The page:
The New Tapering Normal Optimism In Charts

That all the increase in risk assets has been on the back of multiple expansion for the past year is by now not news to anyone. What may come as a surprise to some who have not been paying attention, as Morgan Stanley conveniently reminds us, is that corporate profits have been declining not for one or two quarters, but for two full years now. "For net margins, March 2013 quarter-end results showed the top 1500 US equities at 7.15%, below the peak achieved in the June quarter of 2011. In fact, net margins have declined for the top 1500 companies every quarter since June 2011."

This is to be expected in a world in which underlying fundamentals continue to deteriorate and where the bulk of corporate activity focuses not on growth and expansion but on masking earning declines through the use of stock buybacks and levered dividends. Yet what has remained the same throughout this Fed-driven recovery (of the stock market, if not the economy), is the optimism surrounding the future. After all, if the the present is ugly, one has to at least project confidence and hope.

So how does the future look? The following several charts should summarize it quickly and painlessly.

First: the consensus forward EPS for the S&P - down, down, down.

But the constant "tapering" of optimism when it comes to fundamentals is only half the story. The other half is that these numbers would be even worse if the impact of stock buybacks was eliminated. From JPM:

The Divisor of the S&P500 Index is shown in Figure 5. This Divisor experienced a massive increase in the 1990s but started falling in 2004 due to strong buyback activity. Between 2004 and 2008 it fell by 7% or almost 2% per annual decline pace. It rose after Lehman due to large share issuance especially by financials and a drying up of share buyback activity. It started declining again in 2011 as share buybacks picked up. Since September 2011 the S&P500 Index Divisor is down by more than 2%.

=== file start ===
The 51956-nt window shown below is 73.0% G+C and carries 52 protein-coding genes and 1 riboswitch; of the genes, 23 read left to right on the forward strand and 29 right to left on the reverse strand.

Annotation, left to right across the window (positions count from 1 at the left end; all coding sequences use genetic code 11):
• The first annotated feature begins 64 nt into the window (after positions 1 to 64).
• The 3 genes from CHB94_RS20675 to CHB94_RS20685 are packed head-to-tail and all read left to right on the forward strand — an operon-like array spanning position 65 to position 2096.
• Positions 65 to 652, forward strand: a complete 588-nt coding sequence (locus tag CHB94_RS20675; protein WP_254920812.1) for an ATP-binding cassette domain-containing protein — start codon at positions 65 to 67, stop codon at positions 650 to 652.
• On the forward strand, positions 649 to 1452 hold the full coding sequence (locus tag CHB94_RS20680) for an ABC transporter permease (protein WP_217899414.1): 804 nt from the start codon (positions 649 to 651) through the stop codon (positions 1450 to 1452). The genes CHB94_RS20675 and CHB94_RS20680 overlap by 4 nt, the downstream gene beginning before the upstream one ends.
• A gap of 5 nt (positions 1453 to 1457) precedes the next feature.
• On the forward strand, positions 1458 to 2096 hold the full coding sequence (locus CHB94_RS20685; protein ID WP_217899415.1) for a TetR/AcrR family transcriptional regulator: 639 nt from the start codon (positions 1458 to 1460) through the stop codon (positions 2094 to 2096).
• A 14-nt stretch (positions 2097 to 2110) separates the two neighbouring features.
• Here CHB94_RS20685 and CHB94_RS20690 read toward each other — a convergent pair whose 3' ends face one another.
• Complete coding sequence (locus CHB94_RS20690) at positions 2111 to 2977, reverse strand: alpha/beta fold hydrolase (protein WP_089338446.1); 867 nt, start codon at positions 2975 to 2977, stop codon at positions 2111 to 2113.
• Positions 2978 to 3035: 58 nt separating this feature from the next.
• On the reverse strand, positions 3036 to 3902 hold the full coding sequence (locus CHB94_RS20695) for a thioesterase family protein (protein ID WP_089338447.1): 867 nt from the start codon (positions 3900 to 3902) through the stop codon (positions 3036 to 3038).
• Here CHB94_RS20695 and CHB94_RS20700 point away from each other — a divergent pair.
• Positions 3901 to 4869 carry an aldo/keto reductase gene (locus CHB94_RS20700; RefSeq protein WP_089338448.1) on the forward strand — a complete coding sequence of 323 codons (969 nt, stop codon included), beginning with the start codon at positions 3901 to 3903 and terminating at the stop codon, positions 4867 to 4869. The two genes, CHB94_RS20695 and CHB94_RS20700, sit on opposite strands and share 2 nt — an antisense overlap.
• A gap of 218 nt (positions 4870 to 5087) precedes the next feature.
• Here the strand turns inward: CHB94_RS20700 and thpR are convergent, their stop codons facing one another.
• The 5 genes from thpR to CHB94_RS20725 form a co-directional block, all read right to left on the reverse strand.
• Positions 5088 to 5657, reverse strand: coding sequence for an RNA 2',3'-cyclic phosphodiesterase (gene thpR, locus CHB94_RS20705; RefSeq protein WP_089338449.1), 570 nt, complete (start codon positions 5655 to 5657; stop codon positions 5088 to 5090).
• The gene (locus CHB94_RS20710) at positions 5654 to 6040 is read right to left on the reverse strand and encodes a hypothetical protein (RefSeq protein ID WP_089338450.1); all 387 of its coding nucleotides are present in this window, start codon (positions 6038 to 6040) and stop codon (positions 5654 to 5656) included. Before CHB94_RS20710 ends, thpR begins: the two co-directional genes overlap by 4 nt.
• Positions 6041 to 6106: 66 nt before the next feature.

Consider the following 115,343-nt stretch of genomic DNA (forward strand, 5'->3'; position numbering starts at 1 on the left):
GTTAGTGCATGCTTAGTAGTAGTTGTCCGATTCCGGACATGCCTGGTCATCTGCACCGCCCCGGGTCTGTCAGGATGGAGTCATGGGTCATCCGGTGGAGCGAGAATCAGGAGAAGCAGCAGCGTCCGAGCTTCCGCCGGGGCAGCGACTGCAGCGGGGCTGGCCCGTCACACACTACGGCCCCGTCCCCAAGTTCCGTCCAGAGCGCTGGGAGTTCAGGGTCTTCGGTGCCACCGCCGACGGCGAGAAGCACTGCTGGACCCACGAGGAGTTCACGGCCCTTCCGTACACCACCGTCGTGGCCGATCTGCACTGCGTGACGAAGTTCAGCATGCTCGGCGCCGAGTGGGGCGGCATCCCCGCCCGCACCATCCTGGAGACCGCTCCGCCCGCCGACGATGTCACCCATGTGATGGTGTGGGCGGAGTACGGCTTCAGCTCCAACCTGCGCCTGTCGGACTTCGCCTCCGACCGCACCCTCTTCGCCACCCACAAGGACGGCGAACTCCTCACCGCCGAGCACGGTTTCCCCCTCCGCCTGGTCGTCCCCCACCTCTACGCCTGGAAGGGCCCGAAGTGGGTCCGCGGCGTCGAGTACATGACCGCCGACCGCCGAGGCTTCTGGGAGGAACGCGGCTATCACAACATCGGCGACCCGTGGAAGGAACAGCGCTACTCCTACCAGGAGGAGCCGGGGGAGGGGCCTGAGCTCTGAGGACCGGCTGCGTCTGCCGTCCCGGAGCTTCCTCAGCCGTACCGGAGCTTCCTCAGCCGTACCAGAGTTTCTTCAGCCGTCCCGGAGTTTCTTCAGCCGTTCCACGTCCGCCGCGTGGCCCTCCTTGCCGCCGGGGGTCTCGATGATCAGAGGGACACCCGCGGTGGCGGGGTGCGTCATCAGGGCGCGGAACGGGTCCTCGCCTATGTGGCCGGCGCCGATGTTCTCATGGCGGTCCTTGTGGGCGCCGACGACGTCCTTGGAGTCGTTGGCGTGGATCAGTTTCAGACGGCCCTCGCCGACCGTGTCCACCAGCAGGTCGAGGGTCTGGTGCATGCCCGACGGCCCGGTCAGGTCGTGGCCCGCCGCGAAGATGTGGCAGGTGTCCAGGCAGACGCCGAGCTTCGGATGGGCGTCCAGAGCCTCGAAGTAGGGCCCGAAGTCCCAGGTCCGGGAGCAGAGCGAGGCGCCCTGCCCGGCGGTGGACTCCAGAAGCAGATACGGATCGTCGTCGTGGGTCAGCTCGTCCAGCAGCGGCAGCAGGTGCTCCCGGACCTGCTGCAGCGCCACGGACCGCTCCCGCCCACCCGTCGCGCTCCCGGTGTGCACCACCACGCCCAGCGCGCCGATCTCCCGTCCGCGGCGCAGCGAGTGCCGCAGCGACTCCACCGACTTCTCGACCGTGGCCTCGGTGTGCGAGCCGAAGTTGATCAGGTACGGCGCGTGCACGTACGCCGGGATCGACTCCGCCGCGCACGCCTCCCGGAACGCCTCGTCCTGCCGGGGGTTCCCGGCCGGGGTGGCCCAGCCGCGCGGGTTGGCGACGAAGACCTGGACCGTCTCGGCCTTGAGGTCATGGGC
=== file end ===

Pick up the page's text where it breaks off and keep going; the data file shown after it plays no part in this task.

The fall in the S&P500 Index Divisor has helped the earnings picture in the US. Had the Divisor remained constant since Q3 2011, the 4-quarter rolling S&P500 Operating Earnings-Per-Share would have only risen by $1.50 instead of the reported $3.70 increase. The S&P500 Operating EPS has risen from $94.60 in Q3 2011 to $98.30 in Q1 2013. Indeed studies have found that managers tend to increase share buybacks in periods of slow earnings growth to boost EPS via shrinking the denominator, i.e. the number of shares.

In other words, applying a 16x multiple to the $2.20 EPS boost from buybacks alone, means 35 S&P points comes from balance sheet jiggering alone.

But while optimism when it comes to corporate profitability has tapered to say the least, it remains just as buyoant in other areas. Such as profit margins where there is hope the recent two year reversal will finally, well, reverse again.

So a wholesale margin renaissance according to Wall Street desperate to justify bubble valuations: nothing new there either.

Ok we'll bite - how do companies feel about the future. Apparently, not so hot:

Confused? Don't be: negative guidance preannouncements are at post Lehman highs. But why listen to companies when sellside research is always right.

But maybe we are missing something, and it is really a top-line growth story, with revenues poised to surprise to the upside. Well, no.

Sadly, there is no hope of a pick up in revenues either, which is perfectly logical: when companies don't invest in capital spending and future growth, this is the direct result.

Morgan Stanley admits as much: "If companies don’t invest in capital spending and research and development, they may maintain higher margins, but this lack of spending will not be a good catalyst for economic growth."

Alas, there is no economic growth, and in fact when stripping away buybacks, there would have been no EPS growth in Q1 either.

Which means that the only deus ex will have to be multiple expansion. The same forward multiple, by the way, which as we noted, is now higher than it was at the market's last all time highs back in 2007.

But why worry: it's Tuesday, there is a POMO, the Yen is getting crushed again, and central bankers have everything under control. Just like they did back in 2007 when subprime and everything else was also "contained."

So best to just ignore reality and BTFD: because the Chairpriest said so.